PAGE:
The offer could be structured to allow the management, under the chairman John Manser and members of the Fleming family, to remain as shareholders.
It would, however, reopen the rift between those within the Fleming family who support the board's determination to remain independent at all costs and others who would like to sell provided they can get the right price.
Officially Commerzbank, which is capitalised at around pounds 10bn, has refused to comment on its interest in Fleming. Yet banking sources in Frankfurt say that the bank has been using the model of Jupiter, its UK fund management business which is 25 per cent owned by the management. "We are not all big bad Germans," one banker said.
Fleming said the bank was not in takeover talks.
The Fleming family remain the biggest shareholders with some 30 per cent, which is held through a variety of trusts. However, the family are not united in backing the board, even though a number of Flemings retain senior management positions within the firm.
The sources say that Commerzbank, which tried and failed five years ago to acquire Smith New Court, the stockbroker, is keen not to overpay. The jury is still out within the City over where the sums spent by Fleming over the last 18 months building up its own global equities business from scratch will pay off.
Minority shareholders in Fleming, who have been agitating for the bank to sell out, say that the price being talked about over the last fortnight is significantly higher than the pounds 20 a share being suggested when Commerzbank was first rumoured to be showing an interest late last year.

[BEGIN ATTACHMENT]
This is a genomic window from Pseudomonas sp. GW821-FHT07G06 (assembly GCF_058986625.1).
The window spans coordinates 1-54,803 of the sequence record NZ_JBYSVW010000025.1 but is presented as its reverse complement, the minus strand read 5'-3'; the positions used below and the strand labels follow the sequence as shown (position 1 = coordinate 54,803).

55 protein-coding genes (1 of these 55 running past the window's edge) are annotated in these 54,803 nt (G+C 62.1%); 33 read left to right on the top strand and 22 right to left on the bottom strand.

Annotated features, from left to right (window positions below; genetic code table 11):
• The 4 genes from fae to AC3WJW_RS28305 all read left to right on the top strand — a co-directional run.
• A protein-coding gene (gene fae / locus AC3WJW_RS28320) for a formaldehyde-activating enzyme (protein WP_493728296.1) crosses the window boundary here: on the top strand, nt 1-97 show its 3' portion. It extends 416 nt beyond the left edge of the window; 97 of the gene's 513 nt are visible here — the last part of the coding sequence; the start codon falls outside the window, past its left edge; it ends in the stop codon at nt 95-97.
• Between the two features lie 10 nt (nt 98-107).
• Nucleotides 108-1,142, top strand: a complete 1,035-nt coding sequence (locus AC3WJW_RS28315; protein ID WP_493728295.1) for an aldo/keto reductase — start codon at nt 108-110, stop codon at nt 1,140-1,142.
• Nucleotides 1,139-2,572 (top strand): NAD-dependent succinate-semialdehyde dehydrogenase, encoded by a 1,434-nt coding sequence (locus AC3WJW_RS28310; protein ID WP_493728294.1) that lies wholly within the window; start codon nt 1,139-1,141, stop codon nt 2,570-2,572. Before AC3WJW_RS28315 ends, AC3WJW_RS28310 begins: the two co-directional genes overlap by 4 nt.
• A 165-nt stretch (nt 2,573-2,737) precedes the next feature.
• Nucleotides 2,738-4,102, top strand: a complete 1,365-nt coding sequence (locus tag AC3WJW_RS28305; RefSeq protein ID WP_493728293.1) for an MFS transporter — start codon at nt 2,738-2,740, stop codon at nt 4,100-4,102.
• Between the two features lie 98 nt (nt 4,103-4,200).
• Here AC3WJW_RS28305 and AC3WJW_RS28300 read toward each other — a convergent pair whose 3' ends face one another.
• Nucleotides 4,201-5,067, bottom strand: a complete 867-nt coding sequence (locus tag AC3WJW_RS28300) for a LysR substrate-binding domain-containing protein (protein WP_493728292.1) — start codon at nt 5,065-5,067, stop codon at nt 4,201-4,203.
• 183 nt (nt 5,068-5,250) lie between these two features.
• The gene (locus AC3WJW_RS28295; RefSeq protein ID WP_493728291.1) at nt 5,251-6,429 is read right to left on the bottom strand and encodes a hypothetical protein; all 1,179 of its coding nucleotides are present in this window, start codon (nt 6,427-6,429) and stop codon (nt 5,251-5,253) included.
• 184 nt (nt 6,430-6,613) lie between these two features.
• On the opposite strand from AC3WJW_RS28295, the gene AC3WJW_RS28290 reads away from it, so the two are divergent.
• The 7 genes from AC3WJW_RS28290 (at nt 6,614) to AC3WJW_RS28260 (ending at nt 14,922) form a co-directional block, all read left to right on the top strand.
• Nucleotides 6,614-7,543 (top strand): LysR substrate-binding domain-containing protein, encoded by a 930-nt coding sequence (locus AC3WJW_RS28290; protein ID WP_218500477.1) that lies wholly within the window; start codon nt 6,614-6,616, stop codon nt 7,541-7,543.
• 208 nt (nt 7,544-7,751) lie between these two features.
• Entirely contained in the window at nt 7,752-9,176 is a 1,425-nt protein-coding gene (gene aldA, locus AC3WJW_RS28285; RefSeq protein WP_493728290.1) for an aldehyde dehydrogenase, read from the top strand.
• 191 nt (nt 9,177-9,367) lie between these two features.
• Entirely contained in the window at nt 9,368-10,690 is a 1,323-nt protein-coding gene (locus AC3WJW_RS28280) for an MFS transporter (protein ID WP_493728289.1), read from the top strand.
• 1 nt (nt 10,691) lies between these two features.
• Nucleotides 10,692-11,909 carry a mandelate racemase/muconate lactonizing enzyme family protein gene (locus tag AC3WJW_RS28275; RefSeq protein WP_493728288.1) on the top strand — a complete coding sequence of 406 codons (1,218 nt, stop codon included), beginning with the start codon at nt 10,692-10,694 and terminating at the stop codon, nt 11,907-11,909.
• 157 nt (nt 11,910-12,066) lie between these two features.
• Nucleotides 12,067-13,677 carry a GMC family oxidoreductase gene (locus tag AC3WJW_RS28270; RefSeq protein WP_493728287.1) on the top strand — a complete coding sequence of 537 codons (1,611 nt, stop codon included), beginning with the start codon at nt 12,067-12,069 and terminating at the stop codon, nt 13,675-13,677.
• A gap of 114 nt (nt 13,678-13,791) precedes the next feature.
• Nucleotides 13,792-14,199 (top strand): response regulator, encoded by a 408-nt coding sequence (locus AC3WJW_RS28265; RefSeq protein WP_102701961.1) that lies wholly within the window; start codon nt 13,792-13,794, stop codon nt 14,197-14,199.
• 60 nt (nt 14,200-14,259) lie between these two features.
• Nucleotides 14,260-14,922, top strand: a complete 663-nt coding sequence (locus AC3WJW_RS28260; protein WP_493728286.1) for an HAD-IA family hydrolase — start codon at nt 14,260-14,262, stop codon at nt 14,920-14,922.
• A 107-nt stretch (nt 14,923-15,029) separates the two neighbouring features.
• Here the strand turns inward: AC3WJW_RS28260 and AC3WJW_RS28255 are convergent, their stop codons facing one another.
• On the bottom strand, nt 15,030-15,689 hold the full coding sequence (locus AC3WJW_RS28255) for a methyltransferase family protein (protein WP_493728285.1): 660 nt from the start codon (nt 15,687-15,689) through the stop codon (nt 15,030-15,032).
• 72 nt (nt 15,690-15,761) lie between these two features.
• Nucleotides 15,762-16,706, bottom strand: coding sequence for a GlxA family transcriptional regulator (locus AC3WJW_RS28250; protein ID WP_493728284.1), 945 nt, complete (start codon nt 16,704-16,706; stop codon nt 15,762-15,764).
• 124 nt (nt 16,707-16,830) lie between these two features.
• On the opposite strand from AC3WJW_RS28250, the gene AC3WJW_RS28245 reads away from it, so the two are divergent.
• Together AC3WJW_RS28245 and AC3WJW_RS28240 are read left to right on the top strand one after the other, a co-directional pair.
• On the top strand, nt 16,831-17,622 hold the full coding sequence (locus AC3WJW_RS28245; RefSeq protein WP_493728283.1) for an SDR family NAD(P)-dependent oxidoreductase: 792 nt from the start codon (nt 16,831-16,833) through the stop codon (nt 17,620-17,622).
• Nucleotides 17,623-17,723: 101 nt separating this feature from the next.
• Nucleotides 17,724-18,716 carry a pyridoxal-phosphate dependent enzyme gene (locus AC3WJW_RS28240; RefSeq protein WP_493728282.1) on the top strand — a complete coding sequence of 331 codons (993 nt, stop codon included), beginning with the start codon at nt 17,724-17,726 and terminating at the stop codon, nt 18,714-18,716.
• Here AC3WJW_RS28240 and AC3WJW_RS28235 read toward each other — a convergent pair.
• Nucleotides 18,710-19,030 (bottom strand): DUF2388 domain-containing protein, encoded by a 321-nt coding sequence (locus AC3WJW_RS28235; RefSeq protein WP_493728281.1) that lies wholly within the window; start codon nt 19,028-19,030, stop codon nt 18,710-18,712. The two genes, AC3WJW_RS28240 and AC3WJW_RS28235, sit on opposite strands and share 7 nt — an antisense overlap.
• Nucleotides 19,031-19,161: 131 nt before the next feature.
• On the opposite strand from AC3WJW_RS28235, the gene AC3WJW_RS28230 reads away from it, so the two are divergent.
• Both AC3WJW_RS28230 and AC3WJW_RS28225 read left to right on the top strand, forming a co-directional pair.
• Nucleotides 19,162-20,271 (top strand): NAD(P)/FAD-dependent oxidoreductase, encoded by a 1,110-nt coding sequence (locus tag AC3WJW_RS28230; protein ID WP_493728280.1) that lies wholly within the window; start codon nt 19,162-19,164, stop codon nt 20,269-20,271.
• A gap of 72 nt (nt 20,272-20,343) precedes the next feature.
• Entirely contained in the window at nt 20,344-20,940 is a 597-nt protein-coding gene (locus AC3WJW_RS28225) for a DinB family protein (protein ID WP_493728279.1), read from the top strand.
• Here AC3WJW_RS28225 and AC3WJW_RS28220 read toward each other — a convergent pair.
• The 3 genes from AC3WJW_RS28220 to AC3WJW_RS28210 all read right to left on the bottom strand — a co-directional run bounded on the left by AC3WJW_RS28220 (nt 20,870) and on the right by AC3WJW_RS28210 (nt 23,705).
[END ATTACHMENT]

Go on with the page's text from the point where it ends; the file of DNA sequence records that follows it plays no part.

However, they add that some senior Fleming executives have been saying over the last few days that the asset management side of the business and Fleming's Save & Prosper retail brand have acquired a greater rarity value following the pounds 1.9bn takeover of M&G by the Prudential. The executives think the firm should hold out for pounds 30 a share, which would value the group at pounds 4.6bn.
The position of the Hong Kong-based Keswick family also remains uncertain. Following the deal last December to unravel the Jardine Fleming joint venture, the family holds 17 per cent. Bankers say the deal was seen at the time as bolstering the position of those opposed to the sale. However, even pounds 24 a share would represent a premium of around 60 per cent to the price they paid.